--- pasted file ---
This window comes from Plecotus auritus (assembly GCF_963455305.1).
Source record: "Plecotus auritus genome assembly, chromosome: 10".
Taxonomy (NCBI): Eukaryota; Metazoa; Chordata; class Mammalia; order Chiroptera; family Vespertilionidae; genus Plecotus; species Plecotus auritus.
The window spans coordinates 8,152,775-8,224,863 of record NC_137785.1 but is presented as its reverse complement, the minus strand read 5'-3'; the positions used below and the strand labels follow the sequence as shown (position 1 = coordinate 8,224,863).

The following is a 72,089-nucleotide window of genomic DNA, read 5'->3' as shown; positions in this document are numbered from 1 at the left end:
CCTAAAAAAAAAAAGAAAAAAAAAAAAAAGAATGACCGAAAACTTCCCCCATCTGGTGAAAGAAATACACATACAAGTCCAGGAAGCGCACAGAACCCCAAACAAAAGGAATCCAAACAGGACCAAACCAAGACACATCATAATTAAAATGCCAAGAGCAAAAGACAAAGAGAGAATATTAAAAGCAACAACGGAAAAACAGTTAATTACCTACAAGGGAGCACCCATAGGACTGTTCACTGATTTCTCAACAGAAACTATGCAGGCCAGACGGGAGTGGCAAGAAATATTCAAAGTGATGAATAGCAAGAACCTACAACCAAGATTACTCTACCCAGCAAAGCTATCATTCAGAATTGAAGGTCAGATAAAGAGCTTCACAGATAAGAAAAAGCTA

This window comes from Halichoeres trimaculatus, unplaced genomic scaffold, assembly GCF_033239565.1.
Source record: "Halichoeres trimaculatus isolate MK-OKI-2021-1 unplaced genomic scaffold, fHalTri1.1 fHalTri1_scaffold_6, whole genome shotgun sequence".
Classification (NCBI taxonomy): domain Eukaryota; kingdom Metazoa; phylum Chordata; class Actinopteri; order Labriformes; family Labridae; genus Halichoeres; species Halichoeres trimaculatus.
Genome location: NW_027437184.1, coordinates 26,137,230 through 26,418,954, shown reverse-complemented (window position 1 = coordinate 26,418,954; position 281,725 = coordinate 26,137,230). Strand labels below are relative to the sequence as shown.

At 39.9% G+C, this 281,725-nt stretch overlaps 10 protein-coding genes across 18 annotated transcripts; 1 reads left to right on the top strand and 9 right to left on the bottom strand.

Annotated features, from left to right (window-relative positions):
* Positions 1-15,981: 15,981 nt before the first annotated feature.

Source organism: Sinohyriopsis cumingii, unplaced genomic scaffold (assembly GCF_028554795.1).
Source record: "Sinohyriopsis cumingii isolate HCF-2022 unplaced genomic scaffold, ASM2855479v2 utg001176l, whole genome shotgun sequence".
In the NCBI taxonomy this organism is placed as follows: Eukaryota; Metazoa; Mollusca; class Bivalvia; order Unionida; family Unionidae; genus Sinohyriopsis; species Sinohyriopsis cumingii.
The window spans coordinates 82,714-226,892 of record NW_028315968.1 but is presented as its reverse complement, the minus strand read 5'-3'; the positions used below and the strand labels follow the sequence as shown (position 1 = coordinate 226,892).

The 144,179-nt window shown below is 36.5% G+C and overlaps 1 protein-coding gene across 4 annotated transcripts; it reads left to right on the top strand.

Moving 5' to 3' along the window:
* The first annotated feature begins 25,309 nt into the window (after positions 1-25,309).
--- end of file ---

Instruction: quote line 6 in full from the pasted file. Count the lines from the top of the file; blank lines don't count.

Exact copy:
CCTAAAAAAAAAAAGAAAAAAAAAAAAAAGAATGACCGAAAACTTCCCCCATCTGGTGAAAGAAATACACATACAAGTCCAGGAAGCGCACAGAACCCCAAACAAAAGGAATCCAAACAGGACCAAACCAAGACACATCATAATTAAAATGCCAAGAGCAAAAGACAAAGAGAGAATATTAAAAGCAACAACGGAAAAACAGTTAATTACCTACAAGGGAGCACCCATAGGACTGTTCACTGATTTCTCAACAGAAACTATGCAGGCCAGACGGGAGTGGCAAGAAATATTCAAAGTGATGAATAGCAAGAACCTACAACCAAGATTACTCTACCCAGCAAAGCTATCATTCAGAATTGAAGGTCAGATAAAGAGCTTCACAGATAAGAAAAAGCTA